Your Spouse as a Partner (Happy Happy Joy Joy)
Posted May 5, 2019
You might be one of three situations. First, you have a partner in your business already and there’s no getting around it unless someone meets with an accident. Or, you work alone and don’t see that ever changing. Or, you have options- either to add a partner now as you form your business or down the road. Let’s assume you have the choice for now and you are considering your spouse.
Husband and Wife as Owners
Should you form an LLC with your spouse? No. Don’t you see enough of each other at the house? All kidding aside, there are two scenarios at play here. First, adding your spouse as an owner and second, adding your spouse to payroll. Just because your spouse is an owner does not mean he or she needs a salary, and he or she does not need to be an owner to receive a salary.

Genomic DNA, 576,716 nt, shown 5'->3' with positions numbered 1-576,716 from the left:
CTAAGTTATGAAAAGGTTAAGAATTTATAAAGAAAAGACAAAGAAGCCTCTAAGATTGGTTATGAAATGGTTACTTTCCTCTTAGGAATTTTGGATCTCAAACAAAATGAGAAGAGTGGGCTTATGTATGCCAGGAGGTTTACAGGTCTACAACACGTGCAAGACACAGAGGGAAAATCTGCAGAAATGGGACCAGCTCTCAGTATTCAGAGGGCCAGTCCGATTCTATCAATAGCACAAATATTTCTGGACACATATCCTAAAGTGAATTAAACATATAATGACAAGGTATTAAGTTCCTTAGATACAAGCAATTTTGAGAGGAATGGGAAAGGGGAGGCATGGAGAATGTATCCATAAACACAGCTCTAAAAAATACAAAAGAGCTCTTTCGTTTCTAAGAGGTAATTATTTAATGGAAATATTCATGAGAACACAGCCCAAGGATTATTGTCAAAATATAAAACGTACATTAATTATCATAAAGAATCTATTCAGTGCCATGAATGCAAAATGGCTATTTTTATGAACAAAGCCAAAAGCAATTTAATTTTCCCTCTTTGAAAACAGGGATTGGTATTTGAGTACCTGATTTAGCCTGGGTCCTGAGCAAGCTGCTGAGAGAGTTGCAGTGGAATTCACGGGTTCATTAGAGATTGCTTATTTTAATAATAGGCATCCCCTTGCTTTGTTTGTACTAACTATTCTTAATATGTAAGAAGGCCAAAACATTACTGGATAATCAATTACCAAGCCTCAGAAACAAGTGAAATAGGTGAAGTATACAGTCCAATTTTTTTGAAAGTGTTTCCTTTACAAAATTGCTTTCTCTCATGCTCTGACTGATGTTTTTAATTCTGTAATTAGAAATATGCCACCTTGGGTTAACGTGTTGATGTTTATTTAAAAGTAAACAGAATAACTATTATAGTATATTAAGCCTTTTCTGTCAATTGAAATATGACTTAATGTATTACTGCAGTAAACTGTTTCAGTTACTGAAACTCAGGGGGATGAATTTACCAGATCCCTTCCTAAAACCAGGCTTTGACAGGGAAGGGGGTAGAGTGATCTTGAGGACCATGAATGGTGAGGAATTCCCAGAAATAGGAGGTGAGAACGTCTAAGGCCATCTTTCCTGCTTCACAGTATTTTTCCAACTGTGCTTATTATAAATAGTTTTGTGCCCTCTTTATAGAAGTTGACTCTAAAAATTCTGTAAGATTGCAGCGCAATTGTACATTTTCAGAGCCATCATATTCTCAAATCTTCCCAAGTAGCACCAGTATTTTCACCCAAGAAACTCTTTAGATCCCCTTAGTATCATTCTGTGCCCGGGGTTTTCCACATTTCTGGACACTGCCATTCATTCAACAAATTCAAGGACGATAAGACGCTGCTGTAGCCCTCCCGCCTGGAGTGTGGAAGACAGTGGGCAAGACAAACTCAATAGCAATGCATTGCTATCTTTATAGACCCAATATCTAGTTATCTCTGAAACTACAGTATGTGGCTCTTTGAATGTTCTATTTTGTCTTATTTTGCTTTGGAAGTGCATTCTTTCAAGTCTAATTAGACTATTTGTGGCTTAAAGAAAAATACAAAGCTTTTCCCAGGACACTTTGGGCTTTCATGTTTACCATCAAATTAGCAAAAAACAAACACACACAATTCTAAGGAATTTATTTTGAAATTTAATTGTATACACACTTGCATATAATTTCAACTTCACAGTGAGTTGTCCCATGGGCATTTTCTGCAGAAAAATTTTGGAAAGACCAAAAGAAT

We’ll look at ownership first, and touch on the payroll component in a later chapter. Two primary reasons for adding your spouse to the business as an owner are-
- Leverage the minority owned small business benefits (usually with government contracts).
- Asset protection through Charging Orders and the associated rules with multi-member LLCs (attorney stuff).
If you and your partner are married, and you can actually tolerate each other’s existence for the foreseeable future, you have two basic options-
- Elect to be treated as a qualified joint venture (as defined and allowed by the IRS), and file on Schedule C on your individual tax returns, or